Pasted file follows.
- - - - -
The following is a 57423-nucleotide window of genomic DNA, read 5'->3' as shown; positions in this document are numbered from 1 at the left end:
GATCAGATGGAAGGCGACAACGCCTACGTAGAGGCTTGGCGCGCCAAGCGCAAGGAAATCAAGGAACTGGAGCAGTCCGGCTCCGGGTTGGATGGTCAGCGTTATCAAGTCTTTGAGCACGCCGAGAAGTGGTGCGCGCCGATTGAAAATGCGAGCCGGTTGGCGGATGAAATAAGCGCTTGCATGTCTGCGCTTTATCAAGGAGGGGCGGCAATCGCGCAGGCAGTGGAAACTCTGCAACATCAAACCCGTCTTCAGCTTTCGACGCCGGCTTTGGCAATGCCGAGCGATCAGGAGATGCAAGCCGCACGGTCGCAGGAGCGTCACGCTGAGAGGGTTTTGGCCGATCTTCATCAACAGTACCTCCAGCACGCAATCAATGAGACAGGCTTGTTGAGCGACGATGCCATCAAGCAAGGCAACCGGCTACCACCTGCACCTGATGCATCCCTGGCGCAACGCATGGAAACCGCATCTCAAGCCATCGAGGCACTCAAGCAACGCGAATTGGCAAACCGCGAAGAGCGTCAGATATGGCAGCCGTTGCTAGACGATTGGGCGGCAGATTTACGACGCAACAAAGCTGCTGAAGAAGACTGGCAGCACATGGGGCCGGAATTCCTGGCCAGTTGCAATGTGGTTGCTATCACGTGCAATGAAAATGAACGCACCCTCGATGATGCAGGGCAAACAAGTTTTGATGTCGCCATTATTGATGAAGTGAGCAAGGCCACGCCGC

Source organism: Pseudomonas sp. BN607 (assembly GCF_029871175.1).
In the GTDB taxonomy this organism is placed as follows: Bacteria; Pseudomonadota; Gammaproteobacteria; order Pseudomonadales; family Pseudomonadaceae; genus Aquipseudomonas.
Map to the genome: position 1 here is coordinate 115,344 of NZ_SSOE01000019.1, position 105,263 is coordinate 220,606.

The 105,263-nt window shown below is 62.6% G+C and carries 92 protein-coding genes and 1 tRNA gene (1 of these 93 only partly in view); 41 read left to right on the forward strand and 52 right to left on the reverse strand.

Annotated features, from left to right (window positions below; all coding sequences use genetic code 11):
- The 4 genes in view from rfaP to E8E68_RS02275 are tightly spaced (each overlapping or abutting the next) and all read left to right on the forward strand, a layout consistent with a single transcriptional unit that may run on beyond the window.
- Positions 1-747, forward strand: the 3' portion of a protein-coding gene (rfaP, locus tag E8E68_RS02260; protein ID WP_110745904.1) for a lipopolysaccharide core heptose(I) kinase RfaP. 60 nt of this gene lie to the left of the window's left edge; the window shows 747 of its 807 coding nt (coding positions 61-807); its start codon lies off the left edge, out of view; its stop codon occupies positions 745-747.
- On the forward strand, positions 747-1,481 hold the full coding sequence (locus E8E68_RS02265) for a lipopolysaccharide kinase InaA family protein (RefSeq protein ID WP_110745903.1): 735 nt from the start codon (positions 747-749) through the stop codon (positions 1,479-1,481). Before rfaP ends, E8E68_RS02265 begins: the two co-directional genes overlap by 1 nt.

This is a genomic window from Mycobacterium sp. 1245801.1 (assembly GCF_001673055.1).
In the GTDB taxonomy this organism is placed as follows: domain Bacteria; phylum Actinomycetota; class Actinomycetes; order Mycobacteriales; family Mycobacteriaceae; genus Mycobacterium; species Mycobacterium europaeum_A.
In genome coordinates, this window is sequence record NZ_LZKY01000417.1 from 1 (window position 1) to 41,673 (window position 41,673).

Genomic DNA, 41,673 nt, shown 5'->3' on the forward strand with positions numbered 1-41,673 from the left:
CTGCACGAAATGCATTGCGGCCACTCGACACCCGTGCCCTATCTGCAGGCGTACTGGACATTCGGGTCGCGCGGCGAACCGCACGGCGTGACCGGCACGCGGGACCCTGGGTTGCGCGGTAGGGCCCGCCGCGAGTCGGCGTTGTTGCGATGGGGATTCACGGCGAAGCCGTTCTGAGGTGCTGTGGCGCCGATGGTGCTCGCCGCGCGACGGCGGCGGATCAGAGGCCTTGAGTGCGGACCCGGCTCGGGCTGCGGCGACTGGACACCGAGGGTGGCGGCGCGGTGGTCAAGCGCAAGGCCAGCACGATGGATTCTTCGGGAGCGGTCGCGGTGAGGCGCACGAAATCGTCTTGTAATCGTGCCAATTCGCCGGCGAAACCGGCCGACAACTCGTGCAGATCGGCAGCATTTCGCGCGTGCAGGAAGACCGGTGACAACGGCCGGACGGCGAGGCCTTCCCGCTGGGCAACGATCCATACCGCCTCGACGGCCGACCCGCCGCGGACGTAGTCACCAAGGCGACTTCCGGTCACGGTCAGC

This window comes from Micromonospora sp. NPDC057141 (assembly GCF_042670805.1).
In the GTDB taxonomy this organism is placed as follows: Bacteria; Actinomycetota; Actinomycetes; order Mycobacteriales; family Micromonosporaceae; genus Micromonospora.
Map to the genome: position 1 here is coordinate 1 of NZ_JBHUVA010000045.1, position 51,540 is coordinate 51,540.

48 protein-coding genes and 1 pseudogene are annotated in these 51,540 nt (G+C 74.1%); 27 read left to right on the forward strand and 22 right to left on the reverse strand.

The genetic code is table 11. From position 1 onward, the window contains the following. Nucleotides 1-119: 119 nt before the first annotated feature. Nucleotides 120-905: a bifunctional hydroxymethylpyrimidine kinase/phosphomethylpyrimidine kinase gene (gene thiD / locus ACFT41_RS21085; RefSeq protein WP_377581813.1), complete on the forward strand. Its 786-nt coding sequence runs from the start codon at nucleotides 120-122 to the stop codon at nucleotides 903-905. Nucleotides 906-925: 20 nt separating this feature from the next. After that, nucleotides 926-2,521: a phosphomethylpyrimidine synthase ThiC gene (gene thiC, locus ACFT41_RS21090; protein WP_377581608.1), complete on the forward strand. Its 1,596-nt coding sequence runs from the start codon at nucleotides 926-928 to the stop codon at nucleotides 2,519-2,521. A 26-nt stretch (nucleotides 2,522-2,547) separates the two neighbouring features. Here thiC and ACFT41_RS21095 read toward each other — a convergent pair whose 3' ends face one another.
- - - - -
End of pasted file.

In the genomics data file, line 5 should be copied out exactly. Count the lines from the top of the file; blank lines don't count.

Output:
Map to the genome: position 1 here is coordinate 115,344 of NZ_SSOE01000019.1, position 105,263 is coordinate 220,606.